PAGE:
New Research Shows Scots Spent £3.7 Billion on FOBTs in 2016

Scottish gambling customers wagered £3.7 billion on fixed-odds betting terminals in 2015-16, newly released research shows. There were 4,000 B2 gaming machines in betting shops around Scotland during the reviewed period.

According to the new report, the amount of £170 million was lost by Scots. For several years now, FOBTs have been the subject of heavy criticism from influential lawmakers and anti-gambling campaigners, mainly due to the fact that the controversial machines allow players to bet up to £100 every 20 seconds.

Research firm Landman Economics found that an approximate of £1.2 billion was lost by Scottish players in the period between 2008-9 and 2015-16. It was estimated that the country had 171,695 wagerers during the reported period, with those losing an average of £6,750 each. Of all players, 37,600 were identified as problem FOBTs gamblers, those losing an average of £12,300 each.

It can be seen further in the research that over 18,000 people lost their jobs during the reviewed eight-year period.

The Scotland figures came at a time when it was revealed that British wagerers lost more than £11 billion in the period between 2008-09 and 2015-16.

The UK Government conducted review of the country’s FOBTs industry, the results of which are expected to be made public after the upcoming June 8 snap election. Anti-gambling lobbyists have long been urging MPs to introduce new regulations on the provision of B2 gaming machine services.

Generally speaking, the highly demonized betting terminals allow punters to bet on the outcome of popular casino games such as blackjack and roulette. And as mentioned above, bettors can stake up to £100 every 20 seconds, which, according to many, makes the FOBTs highly addictive and therefore dangerous to players’ welfare.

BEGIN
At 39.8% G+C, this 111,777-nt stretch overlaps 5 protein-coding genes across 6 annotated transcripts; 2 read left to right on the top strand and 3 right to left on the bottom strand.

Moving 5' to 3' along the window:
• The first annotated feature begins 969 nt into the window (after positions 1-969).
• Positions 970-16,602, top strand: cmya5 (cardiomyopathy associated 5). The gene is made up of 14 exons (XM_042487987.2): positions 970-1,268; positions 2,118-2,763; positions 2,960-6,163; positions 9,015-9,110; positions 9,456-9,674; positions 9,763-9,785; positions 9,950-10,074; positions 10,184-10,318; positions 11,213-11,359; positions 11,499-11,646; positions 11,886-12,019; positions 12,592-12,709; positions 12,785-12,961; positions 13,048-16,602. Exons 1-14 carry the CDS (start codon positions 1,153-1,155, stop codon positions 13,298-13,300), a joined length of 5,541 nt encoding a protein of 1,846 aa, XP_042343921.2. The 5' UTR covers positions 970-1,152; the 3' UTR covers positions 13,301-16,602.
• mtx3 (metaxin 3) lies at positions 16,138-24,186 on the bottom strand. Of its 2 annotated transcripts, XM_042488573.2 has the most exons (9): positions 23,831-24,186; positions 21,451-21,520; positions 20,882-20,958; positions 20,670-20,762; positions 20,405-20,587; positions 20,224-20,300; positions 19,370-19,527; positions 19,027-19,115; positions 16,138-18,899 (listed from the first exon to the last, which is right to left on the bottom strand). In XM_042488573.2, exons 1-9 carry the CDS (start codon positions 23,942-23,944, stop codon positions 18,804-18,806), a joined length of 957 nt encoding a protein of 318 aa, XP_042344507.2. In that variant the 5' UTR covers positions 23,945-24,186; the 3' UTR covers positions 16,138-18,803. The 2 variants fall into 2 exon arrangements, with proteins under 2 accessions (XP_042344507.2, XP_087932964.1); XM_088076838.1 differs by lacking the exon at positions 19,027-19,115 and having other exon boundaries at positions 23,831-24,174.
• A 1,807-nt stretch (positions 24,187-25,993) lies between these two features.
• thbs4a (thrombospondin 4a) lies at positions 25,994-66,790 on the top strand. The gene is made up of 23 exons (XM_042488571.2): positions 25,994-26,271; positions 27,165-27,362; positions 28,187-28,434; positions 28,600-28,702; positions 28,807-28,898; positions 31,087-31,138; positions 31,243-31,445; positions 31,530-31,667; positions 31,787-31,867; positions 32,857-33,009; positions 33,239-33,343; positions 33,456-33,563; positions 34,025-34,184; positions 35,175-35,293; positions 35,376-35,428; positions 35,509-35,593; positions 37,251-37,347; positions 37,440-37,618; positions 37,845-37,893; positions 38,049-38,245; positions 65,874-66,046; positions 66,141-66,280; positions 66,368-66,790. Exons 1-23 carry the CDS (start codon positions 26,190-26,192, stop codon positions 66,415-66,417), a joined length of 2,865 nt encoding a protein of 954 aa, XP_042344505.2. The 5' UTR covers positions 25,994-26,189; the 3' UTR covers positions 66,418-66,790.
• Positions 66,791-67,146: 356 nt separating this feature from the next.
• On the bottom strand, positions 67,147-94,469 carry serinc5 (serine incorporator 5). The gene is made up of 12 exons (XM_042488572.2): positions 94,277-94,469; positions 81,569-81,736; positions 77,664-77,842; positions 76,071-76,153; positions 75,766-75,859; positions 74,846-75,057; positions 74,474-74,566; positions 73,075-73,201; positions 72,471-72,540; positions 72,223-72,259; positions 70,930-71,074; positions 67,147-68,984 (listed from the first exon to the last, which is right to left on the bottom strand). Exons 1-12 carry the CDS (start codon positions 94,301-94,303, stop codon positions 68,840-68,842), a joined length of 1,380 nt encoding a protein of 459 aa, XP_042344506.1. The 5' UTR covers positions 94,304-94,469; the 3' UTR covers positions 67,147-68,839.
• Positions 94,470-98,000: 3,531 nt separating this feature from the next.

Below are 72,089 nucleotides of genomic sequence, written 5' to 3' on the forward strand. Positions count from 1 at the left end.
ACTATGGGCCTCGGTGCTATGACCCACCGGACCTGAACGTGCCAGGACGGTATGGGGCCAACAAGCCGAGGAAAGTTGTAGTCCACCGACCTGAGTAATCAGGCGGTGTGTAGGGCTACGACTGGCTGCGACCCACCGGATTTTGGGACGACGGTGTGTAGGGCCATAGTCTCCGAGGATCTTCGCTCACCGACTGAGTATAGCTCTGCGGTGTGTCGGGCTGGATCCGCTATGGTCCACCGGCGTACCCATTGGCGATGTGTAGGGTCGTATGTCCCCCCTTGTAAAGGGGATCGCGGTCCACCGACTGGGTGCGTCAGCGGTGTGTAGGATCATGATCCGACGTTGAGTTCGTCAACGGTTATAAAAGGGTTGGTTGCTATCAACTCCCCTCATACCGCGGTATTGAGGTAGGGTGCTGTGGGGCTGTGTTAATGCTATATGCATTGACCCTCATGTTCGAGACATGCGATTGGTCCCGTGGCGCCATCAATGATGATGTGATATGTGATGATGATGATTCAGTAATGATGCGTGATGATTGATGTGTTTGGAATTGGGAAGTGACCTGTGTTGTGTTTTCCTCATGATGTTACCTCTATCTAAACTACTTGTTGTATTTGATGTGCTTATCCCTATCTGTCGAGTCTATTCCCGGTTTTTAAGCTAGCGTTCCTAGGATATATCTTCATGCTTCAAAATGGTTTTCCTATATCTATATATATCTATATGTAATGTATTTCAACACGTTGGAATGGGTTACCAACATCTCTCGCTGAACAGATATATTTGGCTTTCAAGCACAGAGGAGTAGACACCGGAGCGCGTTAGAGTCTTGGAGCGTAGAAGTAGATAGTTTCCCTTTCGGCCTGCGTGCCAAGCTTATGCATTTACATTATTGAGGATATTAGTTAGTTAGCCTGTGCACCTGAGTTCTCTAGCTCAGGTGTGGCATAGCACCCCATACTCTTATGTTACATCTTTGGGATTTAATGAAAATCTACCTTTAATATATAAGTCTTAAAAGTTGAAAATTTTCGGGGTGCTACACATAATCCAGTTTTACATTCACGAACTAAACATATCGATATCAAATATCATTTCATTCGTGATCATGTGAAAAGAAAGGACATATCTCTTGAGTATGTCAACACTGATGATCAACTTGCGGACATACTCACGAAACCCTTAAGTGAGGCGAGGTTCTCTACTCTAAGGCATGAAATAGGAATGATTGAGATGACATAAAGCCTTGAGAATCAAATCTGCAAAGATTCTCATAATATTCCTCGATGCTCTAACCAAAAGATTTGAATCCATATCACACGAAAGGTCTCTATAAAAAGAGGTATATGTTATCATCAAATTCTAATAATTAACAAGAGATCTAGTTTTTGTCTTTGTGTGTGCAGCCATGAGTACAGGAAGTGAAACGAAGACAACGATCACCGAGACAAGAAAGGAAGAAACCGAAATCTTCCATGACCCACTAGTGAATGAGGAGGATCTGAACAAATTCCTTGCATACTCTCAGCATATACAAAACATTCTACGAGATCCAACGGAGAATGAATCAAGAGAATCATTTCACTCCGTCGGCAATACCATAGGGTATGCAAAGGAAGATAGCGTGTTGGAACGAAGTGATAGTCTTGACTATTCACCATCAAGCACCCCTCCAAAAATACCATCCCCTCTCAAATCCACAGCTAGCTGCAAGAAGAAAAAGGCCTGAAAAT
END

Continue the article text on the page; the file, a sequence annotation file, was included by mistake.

Commenting on the latest findings, Campaign for Fairer Gambling spokesperson Matt Zarb-Cousin said that the figures reported show that the FOBTs experiment allowing casino games in betting shops across Britain has clearly proved unsuccessful. Campaign for Fairer Gambling has been one of the most vocal critics of the gambling machines and is gearing up to renew its lobbying blitz for the reduction of the maximum stake allowed to just £2 per spin immediately after the election.

The figures reported by Landman Economics were dismissed by ABB, the bookmakers’ associations, as “pure fantasy”. A spokesperson for the association told local media that more than 5,000 people are currently employed in betting shops around Scotland and that those same betting shops annually contribute more than £110 million in taxes. The spokesperson further added that stringent measures against FOBTs would have adverse economic effects but would not reduce problem gambling rates among Scots.

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